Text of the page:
[G(V)R → GR(V)]
overpower (by force)
Latin gravis (weighty) is traced to t he Indo-European root gwer (heavy).
Isaac Newtons law of GRAVITATIONAL force is all
about the overpowering of relative weights.
In the Flood of Genesis 7:24 the waters swelled (JPS) or
prevailed apon the earth (KJV). JPS tries to be literally descriptive, but
the KJV is closer to the Gimel-Bhet-Resh of גבורה Gi(V)OORaH (strength, might) seen at CRAFT.
Weight is power. See BARON for humans with GRAVITAS who throw their weight
around. A גבר Ge(V)eR is a mighty warrior. When Moslems
say Allahuakbar, they are saying that God is powerful or great,
with the Gimel-Bhet-Resh sense that Allah is weighty, the heavyweight
champion. A crushing tragedy is a GRIEVOUS or GRAVE one. Gimel-Bhet-Resh may
be divide into two sub-roots. For the Gimel-Bhet of height (of the upper hand),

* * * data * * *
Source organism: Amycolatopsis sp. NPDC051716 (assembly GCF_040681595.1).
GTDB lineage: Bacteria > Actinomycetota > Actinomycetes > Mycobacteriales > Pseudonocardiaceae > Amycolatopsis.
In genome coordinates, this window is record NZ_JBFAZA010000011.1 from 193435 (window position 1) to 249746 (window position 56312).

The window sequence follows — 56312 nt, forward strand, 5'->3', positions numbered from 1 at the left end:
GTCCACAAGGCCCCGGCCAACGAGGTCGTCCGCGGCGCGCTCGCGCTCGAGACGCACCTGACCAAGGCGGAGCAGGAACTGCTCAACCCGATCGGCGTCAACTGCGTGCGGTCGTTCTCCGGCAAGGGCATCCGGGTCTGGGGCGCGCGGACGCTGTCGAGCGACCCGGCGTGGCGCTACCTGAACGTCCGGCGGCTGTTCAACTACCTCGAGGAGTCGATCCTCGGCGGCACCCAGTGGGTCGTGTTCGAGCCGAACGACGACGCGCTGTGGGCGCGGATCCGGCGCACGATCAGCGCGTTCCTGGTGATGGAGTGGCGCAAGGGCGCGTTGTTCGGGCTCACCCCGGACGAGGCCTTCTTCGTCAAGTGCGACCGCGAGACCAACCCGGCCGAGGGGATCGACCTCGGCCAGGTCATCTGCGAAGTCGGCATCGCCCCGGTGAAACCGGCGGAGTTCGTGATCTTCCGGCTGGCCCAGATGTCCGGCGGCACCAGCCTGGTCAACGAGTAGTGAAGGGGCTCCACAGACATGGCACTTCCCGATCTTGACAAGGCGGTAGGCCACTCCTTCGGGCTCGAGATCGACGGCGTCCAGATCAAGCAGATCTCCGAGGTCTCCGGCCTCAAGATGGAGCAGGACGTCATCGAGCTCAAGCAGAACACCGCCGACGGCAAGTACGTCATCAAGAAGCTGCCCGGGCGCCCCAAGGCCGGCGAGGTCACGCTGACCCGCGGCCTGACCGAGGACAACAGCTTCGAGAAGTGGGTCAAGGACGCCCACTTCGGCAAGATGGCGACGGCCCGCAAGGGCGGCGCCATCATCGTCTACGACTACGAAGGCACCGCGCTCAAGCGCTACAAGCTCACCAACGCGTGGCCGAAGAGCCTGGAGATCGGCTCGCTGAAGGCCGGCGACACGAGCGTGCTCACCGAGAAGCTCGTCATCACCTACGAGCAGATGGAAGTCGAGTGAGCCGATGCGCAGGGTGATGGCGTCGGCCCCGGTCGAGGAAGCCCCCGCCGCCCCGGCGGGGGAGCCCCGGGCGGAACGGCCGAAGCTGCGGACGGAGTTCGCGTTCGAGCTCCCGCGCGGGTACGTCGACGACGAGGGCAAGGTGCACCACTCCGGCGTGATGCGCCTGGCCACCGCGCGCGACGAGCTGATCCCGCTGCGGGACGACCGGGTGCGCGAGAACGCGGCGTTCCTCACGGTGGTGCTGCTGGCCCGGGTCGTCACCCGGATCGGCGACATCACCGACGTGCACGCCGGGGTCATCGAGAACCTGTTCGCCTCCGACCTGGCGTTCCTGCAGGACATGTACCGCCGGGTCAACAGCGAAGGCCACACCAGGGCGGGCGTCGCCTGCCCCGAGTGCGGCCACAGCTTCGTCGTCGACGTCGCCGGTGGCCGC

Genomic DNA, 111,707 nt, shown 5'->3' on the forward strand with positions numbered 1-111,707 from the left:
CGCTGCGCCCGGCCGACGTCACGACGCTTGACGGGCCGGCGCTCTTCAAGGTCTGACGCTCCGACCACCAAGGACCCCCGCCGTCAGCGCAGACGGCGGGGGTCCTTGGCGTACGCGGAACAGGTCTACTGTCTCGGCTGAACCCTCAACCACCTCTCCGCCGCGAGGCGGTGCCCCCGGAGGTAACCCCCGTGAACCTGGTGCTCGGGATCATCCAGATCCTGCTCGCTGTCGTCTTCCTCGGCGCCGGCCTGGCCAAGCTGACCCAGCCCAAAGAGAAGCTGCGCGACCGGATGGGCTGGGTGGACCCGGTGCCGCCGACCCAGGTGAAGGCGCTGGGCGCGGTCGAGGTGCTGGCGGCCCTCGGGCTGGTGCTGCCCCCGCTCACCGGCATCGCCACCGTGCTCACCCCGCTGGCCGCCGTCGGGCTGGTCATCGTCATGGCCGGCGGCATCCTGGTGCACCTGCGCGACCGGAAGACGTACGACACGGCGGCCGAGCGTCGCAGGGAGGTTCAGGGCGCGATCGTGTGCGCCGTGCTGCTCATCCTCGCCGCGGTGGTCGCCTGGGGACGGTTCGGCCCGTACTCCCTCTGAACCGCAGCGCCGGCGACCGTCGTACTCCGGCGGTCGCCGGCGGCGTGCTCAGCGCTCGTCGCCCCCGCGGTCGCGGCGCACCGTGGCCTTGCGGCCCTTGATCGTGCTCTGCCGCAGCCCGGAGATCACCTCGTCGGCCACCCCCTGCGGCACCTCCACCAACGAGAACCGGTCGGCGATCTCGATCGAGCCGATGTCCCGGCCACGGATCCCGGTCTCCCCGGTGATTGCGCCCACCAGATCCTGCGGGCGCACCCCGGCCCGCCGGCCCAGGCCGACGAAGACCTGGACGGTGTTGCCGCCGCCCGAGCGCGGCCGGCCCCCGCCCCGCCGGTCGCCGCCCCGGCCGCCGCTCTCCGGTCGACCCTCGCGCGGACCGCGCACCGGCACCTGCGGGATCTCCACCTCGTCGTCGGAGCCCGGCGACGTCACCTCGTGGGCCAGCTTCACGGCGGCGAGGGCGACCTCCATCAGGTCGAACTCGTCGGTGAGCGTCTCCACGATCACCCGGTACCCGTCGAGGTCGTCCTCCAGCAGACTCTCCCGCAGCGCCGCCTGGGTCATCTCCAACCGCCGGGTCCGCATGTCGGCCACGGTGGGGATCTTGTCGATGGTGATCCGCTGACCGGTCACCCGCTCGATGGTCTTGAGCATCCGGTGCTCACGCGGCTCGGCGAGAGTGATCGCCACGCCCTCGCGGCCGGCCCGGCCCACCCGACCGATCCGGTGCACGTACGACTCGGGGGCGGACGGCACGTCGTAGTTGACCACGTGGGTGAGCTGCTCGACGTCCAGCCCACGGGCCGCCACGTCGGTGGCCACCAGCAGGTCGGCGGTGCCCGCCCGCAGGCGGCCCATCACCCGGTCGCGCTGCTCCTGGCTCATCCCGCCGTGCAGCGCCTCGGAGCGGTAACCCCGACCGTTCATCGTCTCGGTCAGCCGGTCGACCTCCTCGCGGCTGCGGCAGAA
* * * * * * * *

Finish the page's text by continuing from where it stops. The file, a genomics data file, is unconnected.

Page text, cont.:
see GIBBON. For the Bhet-Resh and Resh-Bhet of might and volume, see BARON
and RIFE (where the Bhet-Resh subroot of גבר GaBHaR (overpowered,
thus outweighed ) is reversed.
A synonym by metathesis is בגר BoGaiR (mature, ripe… thus large) see BIG.
(heavy) and baros (weight) gave English BARITONE, BARIUM, BRUTE and
serious GRAVE has cognates like AGGRAVATE, BARITONE, BLITZKRIEG, BRUTE,
GRIEF, GRIEVE, GRIEVOUS, ISOBAR and QUERN. These words are broght together by
the AHD, and their Indo-European root gwera (heavy) resembles a heavy word like עפרת GHOAFeReS
("lead' - Numbers31:22). The heaviness, weigh and
GRAVITAS is seen in Spanish words like gravaman , tax burden; grave, severe, heavy; gravedad,
gravity and gravoso, heavy. Another official cognate, GURU
(venerable, heavyfrom Hindi and Sanskrit), recalls גביר G[V]eeYR
(master, lord see BARON).
See BAROMETER, BRIO, KRAFT and VIGOR for more
on Gimel-Bhet-Resh . More weight at